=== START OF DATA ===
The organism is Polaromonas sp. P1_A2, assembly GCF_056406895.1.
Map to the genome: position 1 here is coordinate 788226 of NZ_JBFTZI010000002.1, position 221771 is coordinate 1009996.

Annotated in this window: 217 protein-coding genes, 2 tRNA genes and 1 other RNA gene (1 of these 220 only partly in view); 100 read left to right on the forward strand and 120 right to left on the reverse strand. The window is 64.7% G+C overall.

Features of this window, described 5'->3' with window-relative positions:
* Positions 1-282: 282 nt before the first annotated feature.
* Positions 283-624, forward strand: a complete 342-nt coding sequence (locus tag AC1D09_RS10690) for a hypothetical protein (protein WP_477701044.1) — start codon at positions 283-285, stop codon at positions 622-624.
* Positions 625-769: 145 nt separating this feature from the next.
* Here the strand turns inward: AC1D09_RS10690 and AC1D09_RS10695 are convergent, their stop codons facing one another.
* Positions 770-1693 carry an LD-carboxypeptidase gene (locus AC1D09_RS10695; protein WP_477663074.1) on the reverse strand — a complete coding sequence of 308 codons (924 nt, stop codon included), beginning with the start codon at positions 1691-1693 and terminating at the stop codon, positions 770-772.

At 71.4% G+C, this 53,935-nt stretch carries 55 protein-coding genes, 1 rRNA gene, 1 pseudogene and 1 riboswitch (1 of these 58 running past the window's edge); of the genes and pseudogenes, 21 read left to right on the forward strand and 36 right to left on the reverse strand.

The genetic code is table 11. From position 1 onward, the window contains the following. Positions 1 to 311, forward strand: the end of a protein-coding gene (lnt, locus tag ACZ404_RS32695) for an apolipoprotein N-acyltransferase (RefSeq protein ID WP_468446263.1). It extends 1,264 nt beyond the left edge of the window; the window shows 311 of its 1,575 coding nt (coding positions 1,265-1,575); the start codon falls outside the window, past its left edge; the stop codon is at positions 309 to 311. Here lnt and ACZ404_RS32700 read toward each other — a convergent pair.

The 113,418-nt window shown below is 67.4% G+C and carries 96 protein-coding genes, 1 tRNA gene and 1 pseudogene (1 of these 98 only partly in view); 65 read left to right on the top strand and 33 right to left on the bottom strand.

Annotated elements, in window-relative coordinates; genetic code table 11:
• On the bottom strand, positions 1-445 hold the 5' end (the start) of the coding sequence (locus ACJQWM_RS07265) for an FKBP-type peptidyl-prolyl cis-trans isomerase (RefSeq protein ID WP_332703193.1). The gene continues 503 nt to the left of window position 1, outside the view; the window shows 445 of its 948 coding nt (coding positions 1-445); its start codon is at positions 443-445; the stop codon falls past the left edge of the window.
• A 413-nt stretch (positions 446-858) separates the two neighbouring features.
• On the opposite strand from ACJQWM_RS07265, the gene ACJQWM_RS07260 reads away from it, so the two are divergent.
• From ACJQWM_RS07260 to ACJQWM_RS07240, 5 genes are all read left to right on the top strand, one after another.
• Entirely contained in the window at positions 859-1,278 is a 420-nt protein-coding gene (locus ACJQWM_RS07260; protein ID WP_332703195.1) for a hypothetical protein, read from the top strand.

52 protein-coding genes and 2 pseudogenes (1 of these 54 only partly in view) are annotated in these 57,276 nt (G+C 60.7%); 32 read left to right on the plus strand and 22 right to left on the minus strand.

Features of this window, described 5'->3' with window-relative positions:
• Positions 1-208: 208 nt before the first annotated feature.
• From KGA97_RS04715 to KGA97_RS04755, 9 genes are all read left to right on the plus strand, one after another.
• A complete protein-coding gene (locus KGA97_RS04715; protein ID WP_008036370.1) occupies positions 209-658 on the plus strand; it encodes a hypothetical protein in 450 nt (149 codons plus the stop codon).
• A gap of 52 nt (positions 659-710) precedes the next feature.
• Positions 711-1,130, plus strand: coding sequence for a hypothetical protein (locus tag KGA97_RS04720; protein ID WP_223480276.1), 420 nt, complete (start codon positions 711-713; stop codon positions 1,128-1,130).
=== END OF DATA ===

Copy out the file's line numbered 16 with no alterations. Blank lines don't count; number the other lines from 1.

• On the opposite strand from ACJQWM_RS07265, the gene ACJQWM_RS07260 reads away from it, so the two are divergent.